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3 min read

Why am I always angry? Here is what psychology says.

woman struggling with anger issues

In the realm of human emotions, anger is considered one of the most severe. It's often considered unprofessional, unfair, and unproductive.

Of course, science says anger is both necessary and inevitable. If you're never angry, that's certainly a concern.

Even the professional mental health world—that's us—recognizes that anger is part of a healthy emotional landscape.

But if you're angry all the time or if little things set you off, it may indicate a deeper problem.

Let's explore the brain science and psychology behind anger and learn about why some people are prone to excessive amounts.

Here's a spoiler: If your prefrontal cortex isn't operating at its best, it could be causing your consistent anger.

Anger Resources On This Page:

The Brain Science Behind Anger

Why might my prefrontal cortex not be controlling my anger?

Therapy for Anger Issues in Austin: Williamsburg Therapy Group

The Brain Science Behind Anger

Anger is a complicated physiological process that occurs in a number of steps. From stimulus to cool-off, here are the steps that happen in your brain when you experience anger.

Step 1: A Stimulus Sets Off Your Amygdala

So you're driving on the highway, and someone in a lifted Chevy Silverado cuts you off and almost makes you crash. Time to get mad.

Almost instantaneously, your brain gets to work. Its first stop is the amygdala.

No bigger than a garbanzo bean (or a chickpea, if you like), your amygdala is the fear center of your brain. Anger and fear are two sides of the same coin.

Stimulated by the clown in the truck, your amygdala sets off a surge of hormones that affect the chemical balances in your brain. This causes the sensation of anger.

Step 2: A Catecholamine Cocktail

Once stimulated, your amygdala sends signals to the rest of your brain to start producing immense quantities of a neurotransmitter called catecholamine.

Catecholamine has a singular goal: to get your body ready for combat.

Catecholamine is basically nature's preworkout. It gives you intense bursts of energy and makes your muscles work harder. This process developed in the prehistoric era and gave our early, early ancestors an edge when fighting off predators.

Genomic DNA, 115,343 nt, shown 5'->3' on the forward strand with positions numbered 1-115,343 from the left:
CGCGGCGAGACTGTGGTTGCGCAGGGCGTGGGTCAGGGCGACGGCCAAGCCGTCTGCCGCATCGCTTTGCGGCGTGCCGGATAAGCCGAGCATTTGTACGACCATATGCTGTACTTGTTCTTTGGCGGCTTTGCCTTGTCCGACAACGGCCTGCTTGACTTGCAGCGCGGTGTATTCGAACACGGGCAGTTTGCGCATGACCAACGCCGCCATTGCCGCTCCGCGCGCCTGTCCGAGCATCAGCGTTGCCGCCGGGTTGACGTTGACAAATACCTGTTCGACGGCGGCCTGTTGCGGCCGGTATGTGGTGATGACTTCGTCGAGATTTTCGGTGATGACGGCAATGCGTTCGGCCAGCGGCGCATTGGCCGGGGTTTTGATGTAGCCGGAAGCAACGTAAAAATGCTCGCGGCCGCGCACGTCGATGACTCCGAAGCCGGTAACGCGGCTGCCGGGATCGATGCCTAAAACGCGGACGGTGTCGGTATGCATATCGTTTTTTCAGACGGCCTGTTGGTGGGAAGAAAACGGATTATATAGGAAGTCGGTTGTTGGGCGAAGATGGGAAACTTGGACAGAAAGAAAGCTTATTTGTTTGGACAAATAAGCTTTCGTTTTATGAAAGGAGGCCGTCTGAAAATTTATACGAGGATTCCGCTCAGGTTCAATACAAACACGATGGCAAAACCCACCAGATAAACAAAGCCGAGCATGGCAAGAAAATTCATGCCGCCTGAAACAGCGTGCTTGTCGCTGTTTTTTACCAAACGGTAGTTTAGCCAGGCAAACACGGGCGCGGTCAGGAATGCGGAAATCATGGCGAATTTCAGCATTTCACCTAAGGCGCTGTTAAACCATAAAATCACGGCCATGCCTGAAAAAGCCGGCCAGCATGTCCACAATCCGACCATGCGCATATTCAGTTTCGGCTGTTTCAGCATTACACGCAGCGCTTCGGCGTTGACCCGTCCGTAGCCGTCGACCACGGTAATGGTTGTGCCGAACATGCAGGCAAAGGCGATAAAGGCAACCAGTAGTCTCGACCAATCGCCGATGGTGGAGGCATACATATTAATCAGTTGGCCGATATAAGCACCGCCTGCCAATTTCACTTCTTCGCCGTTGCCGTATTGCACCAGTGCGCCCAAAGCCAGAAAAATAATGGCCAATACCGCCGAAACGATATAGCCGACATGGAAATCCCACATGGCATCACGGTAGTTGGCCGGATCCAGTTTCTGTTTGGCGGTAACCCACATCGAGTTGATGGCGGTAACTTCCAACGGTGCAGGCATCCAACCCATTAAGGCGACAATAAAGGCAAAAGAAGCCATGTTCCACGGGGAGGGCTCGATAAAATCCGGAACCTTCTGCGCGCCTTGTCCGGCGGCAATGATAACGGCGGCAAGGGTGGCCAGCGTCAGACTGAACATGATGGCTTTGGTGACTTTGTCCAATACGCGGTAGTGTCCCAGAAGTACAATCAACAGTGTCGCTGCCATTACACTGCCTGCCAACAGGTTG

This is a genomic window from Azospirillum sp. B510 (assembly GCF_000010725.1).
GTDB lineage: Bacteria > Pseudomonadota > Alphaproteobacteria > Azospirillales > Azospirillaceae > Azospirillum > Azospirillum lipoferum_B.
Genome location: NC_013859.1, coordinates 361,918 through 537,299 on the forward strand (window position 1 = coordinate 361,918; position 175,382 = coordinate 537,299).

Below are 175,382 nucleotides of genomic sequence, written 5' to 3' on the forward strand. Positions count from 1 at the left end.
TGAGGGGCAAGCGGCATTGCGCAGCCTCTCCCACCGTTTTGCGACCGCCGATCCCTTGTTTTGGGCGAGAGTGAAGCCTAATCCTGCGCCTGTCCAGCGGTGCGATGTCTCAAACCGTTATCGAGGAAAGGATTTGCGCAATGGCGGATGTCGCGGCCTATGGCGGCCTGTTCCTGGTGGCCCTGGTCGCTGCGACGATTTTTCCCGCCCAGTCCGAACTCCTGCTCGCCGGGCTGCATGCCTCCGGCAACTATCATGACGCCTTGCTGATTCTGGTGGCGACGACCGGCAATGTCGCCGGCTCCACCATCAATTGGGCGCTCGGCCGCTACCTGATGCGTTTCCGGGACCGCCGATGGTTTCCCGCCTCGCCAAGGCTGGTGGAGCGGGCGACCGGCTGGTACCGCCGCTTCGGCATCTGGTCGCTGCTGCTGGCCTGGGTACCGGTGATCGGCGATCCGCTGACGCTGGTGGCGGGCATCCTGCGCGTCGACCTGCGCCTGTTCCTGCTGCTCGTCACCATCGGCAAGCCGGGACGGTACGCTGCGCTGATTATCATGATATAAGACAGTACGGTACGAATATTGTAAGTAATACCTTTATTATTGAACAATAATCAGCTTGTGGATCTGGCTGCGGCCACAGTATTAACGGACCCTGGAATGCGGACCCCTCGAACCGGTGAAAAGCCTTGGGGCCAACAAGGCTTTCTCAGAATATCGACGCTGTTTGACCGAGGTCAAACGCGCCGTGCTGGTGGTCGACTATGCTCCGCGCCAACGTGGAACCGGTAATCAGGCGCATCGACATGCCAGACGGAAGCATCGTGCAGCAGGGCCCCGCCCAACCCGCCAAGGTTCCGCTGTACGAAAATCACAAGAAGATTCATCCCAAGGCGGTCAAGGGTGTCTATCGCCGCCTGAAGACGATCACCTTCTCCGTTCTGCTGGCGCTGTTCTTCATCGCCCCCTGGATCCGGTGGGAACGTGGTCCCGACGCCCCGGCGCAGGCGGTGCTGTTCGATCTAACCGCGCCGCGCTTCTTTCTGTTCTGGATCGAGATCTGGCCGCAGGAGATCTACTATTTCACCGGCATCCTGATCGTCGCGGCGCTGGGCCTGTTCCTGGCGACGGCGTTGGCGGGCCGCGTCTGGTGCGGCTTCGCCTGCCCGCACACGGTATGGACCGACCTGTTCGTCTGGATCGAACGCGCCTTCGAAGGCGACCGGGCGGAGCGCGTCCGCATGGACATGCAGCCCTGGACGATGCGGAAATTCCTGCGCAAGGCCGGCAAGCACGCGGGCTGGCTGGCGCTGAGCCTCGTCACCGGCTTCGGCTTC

It's also why a lot of people want to hit things when they get mad. With no saber-tooth tigers around to take the blow, the energy tries to escape in other ways. In our example, your knuckles might turn white as you grip your steering wheel and mumble a number of time-out-earning obscenities.

Of course, we're quite a bit more advanced now than we were back when we were cavemen, so we also evolved a method to control our anger.

Step 3: The Prefrontal Cortex

Once the stimulus that caused the anger is gone (our man in the Silverado takes an exit), we have to reign in our amygdala and catecholamines so that we don't boil over.

Enter the prefrontal cortex.

If your amygdala is Mr. Hyde, acting on impulse and ignoring everything else in favor of retribution, your prefrontal cortex is Dr. Jekyll.

The prefrontal cortex is the brain's logic and judgment center. It puts the brakes on runaway anger so that you can return to your old charming self before you arrive back at home.

With that, we have arrived at our original question: You might be angry all the time because your prefrontal cortex is too busy to control your anger.

Why might my prefrontal cortex not be controlling my anger?

Speak to a psychiatrist or psychologist about your specific anger management issues. This article is a general information guide.

There are a number of factors that can contribute to your uncontrolled anger. Let's explore a few of the most common and what you may be able to do about them.

It's Preoccupied

This is the underlying brain physiology that explains anger influenced by external situations.

For example, if you're going through a brutal work week or have a family member in the hospital, your prefrontal cortex may be so busy analyzing that situation that it's not prepared to control anger flare-ups.

To address this, consider going to therapy or journaling in order to take some of the mental load off. The less you have on your mind, the better your mind can cool itself off.

It's Hungry

Glucose, also known as sugar, energizes a lot of the brain's processes. If you have low blood sugar, your prefrontal cortex may not be getting the energy it needs to control your anger.

You've probably heard the term "hangry." It's real, so eat a candy bar and cool off a bit.

It's Depressed

Those with depression have been found to have diminished activity in the prefrontal cortex during bouts of anger, suggesting that the chemical imbalances in the brain associated with depression may also cause excessive anger.

Therapy with a licensed professional, along with certain medications, can help with this.

It's Damaged

In people with traumatic brain injuries to the prefrontal cortex, the anger response appears to be heightened and to last longer.

If you recently hit your head at all, you should see a doctor. If you recently hit your head and are feeling cognitive symptoms, you should go to the hospital as soon as possible.

Therapy for Anger Issues in Austin: Williamsburg Therapy Group

Barring a traumatic brain injury and low blood sugar, therapy may be able to address the reason for your uncontrolled anger.

If you're ready to try therapy, give us a call to get matched with a trusted, doctoral-level psychologist in Austin.

Feeling better may be closer than you think.

Book a Therapy Session in Austin Today

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